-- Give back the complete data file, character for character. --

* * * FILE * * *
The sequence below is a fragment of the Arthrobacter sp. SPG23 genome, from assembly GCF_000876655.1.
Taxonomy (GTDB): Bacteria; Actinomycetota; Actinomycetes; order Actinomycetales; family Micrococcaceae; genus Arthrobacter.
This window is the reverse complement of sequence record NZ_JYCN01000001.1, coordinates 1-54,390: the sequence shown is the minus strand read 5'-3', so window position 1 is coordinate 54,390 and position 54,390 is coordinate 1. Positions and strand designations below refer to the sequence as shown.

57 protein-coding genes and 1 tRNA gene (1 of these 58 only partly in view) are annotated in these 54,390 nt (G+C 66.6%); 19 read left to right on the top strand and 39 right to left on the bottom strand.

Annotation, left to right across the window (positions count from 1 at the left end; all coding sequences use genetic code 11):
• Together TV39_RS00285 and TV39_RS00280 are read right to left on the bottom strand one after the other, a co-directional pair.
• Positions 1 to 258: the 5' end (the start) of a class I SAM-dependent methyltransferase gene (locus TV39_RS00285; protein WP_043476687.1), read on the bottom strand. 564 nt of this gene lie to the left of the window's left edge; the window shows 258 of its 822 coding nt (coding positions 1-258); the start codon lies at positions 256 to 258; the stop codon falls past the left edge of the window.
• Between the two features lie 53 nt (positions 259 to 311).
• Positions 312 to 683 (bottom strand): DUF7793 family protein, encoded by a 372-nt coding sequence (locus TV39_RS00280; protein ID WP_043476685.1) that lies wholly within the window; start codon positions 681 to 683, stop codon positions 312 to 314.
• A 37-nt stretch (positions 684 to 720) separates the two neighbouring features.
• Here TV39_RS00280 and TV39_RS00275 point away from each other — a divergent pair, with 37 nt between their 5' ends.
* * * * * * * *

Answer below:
The sequence below is a fragment of the Arthrobacter sp. SPG23 genome, from assembly GCF_000876655.1.
Taxonomy (GTDB): Bacteria; Actinomycetota; Actinomycetes; order Actinomycetales; family Micrococcaceae; genus Arthrobacter.
This window is the reverse complement of sequence record NZ_JYCN01000001.1, coordinates 1-54,390: the sequence shown is the minus strand read 5'-3', so window position 1 is coordinate 54,390 and position 54,390 is coordinate 1. Positions and strand designations below refer to the sequence as shown.

57 protein-coding genes and 1 tRNA gene (1 of these 58 only partly in view) are annotated in these 54,390 nt (G+C 66.6%); 19 read left to right on the top strand and 39 right to left on the bottom strand.

Annotation, left to right across the window (positions count from 1 at the left end; all coding sequences use genetic code 11):
• Together TV39_RS00285 and TV39_RS00280 are read right to left on the bottom strand one after the other, a co-directional pair.
• Positions 1 to 258: the 5' end (the start) of a class I SAM-dependent methyltransferase gene (locus TV39_RS00285; protein WP_043476687.1), read on the bottom strand. 564 nt of this gene lie to the left of the window's left edge; the window shows 258 of its 822 coding nt (coding positions 1-258); the start codon lies at positions 256 to 258; the stop codon falls past the left edge of the window.
• Between the two features lie 53 nt (positions 259 to 311).
• Positions 312 to 683 (bottom strand): DUF7793 family protein, encoded by a 372-nt coding sequence (locus TV39_RS00280; protein ID WP_043476685.1) that lies wholly within the window; start codon positions 681 to 683, stop codon positions 312 to 314.
• A 37-nt stretch (positions 684 to 720) separates the two neighbouring features.
• Here TV39_RS00280 and TV39_RS00275 point away from each other — a divergent pair, with 37 nt between their 5' ends.